For the past one hundred years, Americans have argued and worried about the quality of their schools. Some have charged that students were not learning enough, while others have complained that the schools were not in the forefront of social progress. In this authoritative history of education in the twentieth century, historian Diane Ravitch describes this ongoing battle of ideas and explains why school reform has so often failed. Left Back recounts grandiose efforts by education reformers to use the schools to promote social and political goals, even when they diminished the schools' ability to educate children. It shows how generations of reformers have engaged in social engineering, advocating such innovations as industrial education, intelligence testing, curricular differentiation, and life-adjustment education. These reformers, she demonstrates, simultaneously mounted vigorous campaigns against academic studies. Left Back charges that American schools have been damaged by three misconceptions. The first is the belief that the schools can solve any social or political problem. The second is the belief that only a portion of youngsters are capable of benefiting from a high-quality education. The third is that imparting knowledge is relatively unimportant, compared to engaging students in activities and experiences. These grave errors, Ravitch contends, have unnecessarily restricted equality of educational opportunity. They have dumbed down the schools by encouraging a general lowering of academic expectations. They have produced a diluted and bloated curriculum and pressure to enlarge individual schools so that they can offer multiple tracks to children with different occupational goals. As a result, the typical American high school is too big, too anonymous, and lacks intellectual coherence. Ravitch identifies several heroic educators -- such as William T. Harris, William C. Bagley, and Isaac Kandel -- who challenged these dominant and wrong-headed ideas. These men, dissidents in their own times, are usually left out of standard histories of education or treated derisively because they believed that all children deserved the opportunity to meet high standards of learning. In describing the wars between competing traditions of education, Ravitch points the way to reviving American education. She argues that all students have the capacity to learn and that all are equally deserving of a solid liberal arts education. Left Back addresses issues of the utmost importance and urgency. It is a large work of history that by recovering the past illuminates a future.
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In Left Back, Diane Ravitch explodes pervasive myths of how American schools developed in the last hundred years: "The conventional story of the twentieth century told by historians of education is about the heroic advance of the progressive education movement, how it vanquished oppressive traditionalism in the classroom, briefly dominated American schools, then lost its vitality and withered away in the mid-1950s." Ravitch, herself an eminent historian of education and the author of The Great School Wars, calls this so much malarkey. She reveals how an endless wave of reforms prevented schools from doing what they were built to do: educate children. "Whenever the academic curriculum was diluted or minimized, large numbers of children were pushed through the school system without benefit of a genuine education," she writes. These words may not be welcome at teacher-training colleges, where so many of the ill-begotten theories and half-baked ideas she chronicles now percolate. But classroom veterans will appreciate Ravitch's insights: "What was sacrificed over the decades in which the schools were treated as vehicles for job training, social planning, political reform, social sorting, personality adjustment, and social efficiency was a clear definition of what schools can realistically and appropriately accomplish for children and for society."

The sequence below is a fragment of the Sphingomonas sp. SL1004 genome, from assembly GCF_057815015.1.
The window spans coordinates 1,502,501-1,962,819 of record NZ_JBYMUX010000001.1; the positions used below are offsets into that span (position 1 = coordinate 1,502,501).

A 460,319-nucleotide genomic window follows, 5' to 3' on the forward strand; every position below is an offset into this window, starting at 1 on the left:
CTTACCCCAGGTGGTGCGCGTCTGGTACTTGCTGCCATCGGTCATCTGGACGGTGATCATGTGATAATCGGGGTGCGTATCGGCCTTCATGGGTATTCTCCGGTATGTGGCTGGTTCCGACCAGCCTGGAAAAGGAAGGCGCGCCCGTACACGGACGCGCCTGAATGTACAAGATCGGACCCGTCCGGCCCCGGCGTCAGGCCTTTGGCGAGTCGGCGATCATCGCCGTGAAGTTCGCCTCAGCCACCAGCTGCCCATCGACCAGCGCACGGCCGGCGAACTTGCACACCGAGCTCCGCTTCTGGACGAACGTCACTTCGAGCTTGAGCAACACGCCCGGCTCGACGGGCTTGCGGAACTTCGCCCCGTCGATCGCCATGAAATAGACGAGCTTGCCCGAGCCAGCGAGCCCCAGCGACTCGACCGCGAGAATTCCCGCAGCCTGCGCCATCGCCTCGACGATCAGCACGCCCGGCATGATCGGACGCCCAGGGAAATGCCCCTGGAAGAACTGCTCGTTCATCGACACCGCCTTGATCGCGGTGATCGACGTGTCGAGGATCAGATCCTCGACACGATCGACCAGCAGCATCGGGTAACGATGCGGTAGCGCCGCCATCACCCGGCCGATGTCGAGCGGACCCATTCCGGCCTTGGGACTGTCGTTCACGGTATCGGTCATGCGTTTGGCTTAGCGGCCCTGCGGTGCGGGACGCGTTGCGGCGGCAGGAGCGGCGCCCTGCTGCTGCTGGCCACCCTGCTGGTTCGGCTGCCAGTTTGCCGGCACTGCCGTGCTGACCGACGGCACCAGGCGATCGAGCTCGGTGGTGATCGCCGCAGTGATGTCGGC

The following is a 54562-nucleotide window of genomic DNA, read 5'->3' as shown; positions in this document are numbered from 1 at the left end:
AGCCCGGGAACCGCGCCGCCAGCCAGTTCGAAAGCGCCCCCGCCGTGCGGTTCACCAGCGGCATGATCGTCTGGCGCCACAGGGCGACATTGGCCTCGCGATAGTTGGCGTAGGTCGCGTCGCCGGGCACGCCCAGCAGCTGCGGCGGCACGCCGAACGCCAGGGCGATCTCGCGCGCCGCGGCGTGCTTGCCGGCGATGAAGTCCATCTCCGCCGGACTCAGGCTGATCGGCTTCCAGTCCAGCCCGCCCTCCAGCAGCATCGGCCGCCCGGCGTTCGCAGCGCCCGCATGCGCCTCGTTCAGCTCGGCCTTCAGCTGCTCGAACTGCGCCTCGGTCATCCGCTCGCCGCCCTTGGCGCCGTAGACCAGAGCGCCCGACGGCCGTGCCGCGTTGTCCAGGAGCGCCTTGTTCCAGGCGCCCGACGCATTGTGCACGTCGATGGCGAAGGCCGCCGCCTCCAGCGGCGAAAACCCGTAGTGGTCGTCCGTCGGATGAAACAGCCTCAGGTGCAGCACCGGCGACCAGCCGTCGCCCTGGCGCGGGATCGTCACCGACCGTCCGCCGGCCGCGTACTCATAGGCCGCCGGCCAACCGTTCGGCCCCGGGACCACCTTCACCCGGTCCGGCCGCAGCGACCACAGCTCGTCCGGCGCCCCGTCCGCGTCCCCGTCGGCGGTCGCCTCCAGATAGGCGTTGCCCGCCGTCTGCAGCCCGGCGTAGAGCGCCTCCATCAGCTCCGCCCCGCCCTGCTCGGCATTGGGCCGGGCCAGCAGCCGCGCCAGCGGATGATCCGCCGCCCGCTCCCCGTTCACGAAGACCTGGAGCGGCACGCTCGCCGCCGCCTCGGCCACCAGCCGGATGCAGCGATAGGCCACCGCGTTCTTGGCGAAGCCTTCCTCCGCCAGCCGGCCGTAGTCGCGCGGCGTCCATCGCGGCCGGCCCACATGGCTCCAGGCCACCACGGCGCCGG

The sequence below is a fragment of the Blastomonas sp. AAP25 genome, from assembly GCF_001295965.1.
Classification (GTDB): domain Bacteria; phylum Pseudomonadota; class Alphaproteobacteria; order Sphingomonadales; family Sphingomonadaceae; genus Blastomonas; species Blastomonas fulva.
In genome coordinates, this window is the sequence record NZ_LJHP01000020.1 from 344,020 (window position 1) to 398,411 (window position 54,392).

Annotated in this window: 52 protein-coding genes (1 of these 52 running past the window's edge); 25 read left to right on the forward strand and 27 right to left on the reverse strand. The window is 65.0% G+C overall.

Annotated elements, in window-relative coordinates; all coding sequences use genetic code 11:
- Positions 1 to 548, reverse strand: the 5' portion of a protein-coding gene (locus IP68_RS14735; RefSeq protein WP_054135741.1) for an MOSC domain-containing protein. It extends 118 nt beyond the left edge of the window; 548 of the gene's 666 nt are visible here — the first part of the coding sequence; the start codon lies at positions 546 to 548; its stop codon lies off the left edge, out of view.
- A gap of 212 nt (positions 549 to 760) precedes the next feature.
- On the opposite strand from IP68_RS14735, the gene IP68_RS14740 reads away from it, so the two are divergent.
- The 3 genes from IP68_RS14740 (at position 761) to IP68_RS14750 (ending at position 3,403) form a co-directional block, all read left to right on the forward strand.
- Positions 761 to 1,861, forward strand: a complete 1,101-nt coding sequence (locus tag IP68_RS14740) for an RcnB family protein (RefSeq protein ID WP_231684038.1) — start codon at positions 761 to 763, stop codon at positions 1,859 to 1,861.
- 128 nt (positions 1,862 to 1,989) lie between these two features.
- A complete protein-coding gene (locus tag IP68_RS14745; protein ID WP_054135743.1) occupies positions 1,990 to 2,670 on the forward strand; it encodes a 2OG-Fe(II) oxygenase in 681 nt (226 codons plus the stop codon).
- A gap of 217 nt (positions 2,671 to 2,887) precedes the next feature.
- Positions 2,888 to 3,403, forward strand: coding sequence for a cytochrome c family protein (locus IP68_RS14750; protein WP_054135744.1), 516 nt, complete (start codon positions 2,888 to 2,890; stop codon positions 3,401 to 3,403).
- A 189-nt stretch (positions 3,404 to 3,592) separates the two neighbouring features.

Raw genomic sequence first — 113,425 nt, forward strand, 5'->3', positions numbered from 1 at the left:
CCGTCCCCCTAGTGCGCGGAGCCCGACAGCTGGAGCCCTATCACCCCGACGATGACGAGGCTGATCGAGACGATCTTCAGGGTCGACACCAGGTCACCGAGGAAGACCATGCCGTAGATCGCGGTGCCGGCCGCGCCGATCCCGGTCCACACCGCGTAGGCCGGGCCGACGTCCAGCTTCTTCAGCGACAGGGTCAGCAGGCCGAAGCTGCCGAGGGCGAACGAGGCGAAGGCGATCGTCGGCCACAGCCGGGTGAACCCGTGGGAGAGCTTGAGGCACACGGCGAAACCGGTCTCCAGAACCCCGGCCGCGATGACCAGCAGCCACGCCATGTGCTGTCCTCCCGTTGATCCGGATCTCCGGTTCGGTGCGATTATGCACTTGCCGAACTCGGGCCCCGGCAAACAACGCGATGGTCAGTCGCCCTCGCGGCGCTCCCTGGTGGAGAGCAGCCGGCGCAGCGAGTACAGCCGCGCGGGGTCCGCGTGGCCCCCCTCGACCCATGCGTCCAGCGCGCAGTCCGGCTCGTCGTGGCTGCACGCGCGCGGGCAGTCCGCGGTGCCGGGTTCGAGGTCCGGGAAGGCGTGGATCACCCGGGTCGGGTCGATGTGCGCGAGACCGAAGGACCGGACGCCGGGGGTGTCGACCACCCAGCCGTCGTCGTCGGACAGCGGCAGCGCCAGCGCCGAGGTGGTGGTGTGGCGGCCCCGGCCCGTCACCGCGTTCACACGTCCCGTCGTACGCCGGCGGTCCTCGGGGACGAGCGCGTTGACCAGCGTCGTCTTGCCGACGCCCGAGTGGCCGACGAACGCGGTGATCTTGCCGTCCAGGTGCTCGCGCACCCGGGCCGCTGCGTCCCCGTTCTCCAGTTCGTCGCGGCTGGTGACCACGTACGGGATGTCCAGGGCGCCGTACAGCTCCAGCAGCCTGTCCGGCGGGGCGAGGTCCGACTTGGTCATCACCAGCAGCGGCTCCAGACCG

The bulk of Left Back--and it is a bulky book, both in size (467 pages of text) and intellectual heft--is a history of progressive education reforms and the bad consequences that often follow them. Yet it is more than just history; Ravitch constantly keeps her eye on lessons the present can draw from the past, and isn't afraid to reach controversial conclusions, as when she writes, "If there is a lesson to be learned from the river of ink that was spilled in the education disputes of the twentieth century, it is that anything in education that is labeled a 'movement' should be avoided like the plague." Ravitch may add to that river of ink, but to everyone's benefit. Left Back is a fine book that should find a wide audience--the jacket features glowing blurbs from liberal historian Arthur M. Schlesinger Jr. and conservative author William J. Bennett. More important, it deserves a wide audience. --John J. MillerAbout the Author:
Diane Ravitch is one of the nation's foremost historians of education and a leading education policy analyst. Her landmark books deeply influenced the national discussion of education standards in the 1980s and 1990s. She is a graduate of the Houston public schools, Wellesley College, and Columbia University. She has been a professor at Teachers College, Columbia University, and at New York University. She served in the U.S. Department of Education as assistant secretary in charge of education research and currently holds the Brown Chair in Education Studies at the Brookings Institution and edits Brookings Papers on Education Policy. She lives in Brooklyn, New York.
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Book Description Simon & Schuster, 2000. Hardcover. Book Condition: New. book. Bookseller Inventory # M0684844176
Book Description Simon & Schuster, 2000. Hardcover. Book Condition: New. Never used!. Bookseller Inventory # P110684844176